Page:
He's been showing the visitors who've come over for tea his collection of photos from Mount Sinjar: some he took, some from friends, some downloaded from media coverage.
There are children in bloody bandages, an elderly man being carried on someone’s back, a video of a pile of corpses. It's say-cheese-on-autopilot, smartphone show and tell: a digital collage of suffering, assembled to explain why they're here.
But behind the facades of its suburbia, lies a cosmopolitan heart: a city offering refuge even to those it doesn’t fully understand.
On the manicured lawn by the bridge, the war memorial is encircled by wreaths of formalised remembering.
Laith, an Iraqi refugee-turned-volunteer is over with his family, visiting the family he’s most recently helped settle in town. Of the children, some were born in Iraq, some in Australia.
Some of his children have come along too for the feast, fully grown from their Australian childhoods, now starting families of their own. Everyone’s doing the Mannequin Challenge, trying to stifle giggles: all this novelty frozen in time for Instagram perpetuity. “I’ve been looking for a Yazidi one,” she says, “but I can’t find one anywhere.” Nimat’s intensive English class has gathered to show how us far they can count.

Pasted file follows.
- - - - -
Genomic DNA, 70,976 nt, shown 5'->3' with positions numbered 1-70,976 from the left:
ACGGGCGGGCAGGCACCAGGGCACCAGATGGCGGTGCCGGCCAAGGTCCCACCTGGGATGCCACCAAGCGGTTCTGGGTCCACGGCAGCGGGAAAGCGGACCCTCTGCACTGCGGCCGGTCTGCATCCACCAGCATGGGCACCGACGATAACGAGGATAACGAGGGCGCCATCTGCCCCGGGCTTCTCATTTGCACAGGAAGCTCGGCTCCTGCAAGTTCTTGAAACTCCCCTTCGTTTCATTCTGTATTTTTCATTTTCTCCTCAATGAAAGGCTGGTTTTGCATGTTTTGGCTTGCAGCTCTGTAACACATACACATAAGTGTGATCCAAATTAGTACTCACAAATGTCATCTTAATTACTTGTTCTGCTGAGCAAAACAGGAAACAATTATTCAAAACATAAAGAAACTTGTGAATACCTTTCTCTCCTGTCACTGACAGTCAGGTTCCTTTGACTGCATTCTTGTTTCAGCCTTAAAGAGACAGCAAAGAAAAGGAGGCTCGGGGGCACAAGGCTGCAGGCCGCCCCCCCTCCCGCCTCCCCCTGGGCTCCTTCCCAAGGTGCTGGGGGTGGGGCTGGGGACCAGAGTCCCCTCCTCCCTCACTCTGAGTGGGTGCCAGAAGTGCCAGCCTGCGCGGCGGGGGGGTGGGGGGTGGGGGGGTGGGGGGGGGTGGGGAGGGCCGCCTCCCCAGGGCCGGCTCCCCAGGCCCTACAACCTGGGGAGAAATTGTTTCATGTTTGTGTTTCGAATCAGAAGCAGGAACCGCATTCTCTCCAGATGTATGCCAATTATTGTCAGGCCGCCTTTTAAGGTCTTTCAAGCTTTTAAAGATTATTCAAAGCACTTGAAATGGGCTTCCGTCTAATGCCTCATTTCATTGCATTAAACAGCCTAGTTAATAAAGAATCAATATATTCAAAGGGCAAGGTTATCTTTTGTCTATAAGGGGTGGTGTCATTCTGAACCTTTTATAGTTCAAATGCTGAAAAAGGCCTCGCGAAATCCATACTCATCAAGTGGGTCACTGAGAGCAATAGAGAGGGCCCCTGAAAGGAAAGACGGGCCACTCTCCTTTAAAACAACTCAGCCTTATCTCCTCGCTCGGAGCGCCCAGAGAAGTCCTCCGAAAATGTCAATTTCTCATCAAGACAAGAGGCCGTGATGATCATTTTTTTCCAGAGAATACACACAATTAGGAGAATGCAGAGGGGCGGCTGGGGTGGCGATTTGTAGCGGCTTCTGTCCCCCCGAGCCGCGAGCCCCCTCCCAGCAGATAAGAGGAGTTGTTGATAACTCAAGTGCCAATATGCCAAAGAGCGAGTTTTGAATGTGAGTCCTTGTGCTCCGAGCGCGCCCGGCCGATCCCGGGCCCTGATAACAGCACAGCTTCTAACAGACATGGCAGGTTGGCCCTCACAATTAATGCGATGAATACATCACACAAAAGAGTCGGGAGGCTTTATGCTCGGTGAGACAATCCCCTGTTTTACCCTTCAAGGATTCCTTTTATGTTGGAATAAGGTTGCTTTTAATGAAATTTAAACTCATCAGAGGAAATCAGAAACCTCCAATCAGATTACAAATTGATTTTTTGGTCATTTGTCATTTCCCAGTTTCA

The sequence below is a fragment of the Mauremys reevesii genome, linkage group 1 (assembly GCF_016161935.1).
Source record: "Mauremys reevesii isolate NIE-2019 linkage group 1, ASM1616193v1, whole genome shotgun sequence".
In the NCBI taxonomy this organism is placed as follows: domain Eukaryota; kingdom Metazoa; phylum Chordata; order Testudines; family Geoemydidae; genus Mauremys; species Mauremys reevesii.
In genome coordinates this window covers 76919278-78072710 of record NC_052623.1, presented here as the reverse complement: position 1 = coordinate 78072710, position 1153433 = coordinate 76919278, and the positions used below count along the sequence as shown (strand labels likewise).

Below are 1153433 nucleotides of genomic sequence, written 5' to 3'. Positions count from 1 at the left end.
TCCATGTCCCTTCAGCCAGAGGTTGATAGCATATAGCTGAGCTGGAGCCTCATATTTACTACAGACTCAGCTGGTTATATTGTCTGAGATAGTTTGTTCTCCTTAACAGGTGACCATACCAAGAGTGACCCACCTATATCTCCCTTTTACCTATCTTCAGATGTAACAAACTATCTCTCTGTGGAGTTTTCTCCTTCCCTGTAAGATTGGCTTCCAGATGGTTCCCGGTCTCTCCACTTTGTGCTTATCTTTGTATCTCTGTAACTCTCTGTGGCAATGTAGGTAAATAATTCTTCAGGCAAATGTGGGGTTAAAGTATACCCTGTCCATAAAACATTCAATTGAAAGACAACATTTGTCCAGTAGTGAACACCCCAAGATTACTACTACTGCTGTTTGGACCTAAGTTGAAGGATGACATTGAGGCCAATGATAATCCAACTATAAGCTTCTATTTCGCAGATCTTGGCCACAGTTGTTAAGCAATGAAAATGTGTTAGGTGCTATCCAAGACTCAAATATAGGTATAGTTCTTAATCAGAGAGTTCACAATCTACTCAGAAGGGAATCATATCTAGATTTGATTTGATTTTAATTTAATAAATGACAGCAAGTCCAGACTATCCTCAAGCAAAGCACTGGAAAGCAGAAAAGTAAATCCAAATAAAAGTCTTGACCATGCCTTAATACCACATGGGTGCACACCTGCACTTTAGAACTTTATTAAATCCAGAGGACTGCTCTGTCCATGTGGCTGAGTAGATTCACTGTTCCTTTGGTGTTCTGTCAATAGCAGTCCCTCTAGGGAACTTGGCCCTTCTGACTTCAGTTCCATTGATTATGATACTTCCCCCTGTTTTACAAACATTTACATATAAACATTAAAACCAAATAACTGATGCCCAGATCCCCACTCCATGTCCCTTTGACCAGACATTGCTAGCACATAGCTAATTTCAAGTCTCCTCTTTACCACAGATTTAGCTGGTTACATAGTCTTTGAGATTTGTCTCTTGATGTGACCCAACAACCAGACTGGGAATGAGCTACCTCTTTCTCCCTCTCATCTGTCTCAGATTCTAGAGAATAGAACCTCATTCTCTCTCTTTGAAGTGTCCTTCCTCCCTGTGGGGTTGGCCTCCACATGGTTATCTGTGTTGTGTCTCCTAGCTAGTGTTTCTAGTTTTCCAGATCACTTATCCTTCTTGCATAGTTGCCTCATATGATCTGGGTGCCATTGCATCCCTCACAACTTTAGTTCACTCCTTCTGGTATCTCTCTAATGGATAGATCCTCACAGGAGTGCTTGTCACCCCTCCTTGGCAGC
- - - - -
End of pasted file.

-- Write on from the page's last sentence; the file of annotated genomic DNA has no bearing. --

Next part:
It’s week three of their New Australian Life and they’ve already decorated their Christmas tree in the corner. In all these new homes, the beds are made up with the same linen: a cheery graphic print; the kids section of the summer Kmart catalogue replicated for refugee children across the city.
Two other families are over for lunch, so they’ve done a traditional celebratory dish; pounded bulgur wheat rolled into dumplings, stuffed with mince and onion, in a rich tomato passata. In the lounge, it’s a raucous mix of Arabic and Kurdish Kurmanji.
Her front teeth are chipped between her dimples, but she's at the age where she's about to lose them all and get new ones. That was when she climbed a mountain for nine days, when her shoes fell apart so she wrapped her feet in fabric to keep walking.
On the screen, a UFO has arrived overhead, and the sheep in the paddock gather round as a beam emerges. At 5.45pm on a Thursday, Wagga Wagga's main drag is almost entirely bereft of people, peppered with branches of department store chains that disappeared from cities long ago.
The steps of the council chambers are freshly swept.
"At night, the world got dark." She misses her uncle, her cousins, her grandmother. "The other kids talk to me, but I don't understand what they say." She shrugs.
The stories she tells are full of names and meander between places and times, the way children's stories tend to. "But they're nice." She wanders outside to join her brothers and sister in the living room, bare except for a faded lounge set, a 1970s glass coffee table and a television.
"No steel-capped boots," he tells the couple who've sidled up to the door. No socks either." Inside the with the air-conditioning, it's karaoke night; early twenty-somethings wearing their thongs on the dance floor. Grease Lightning comes on, lyrics screamed from tables.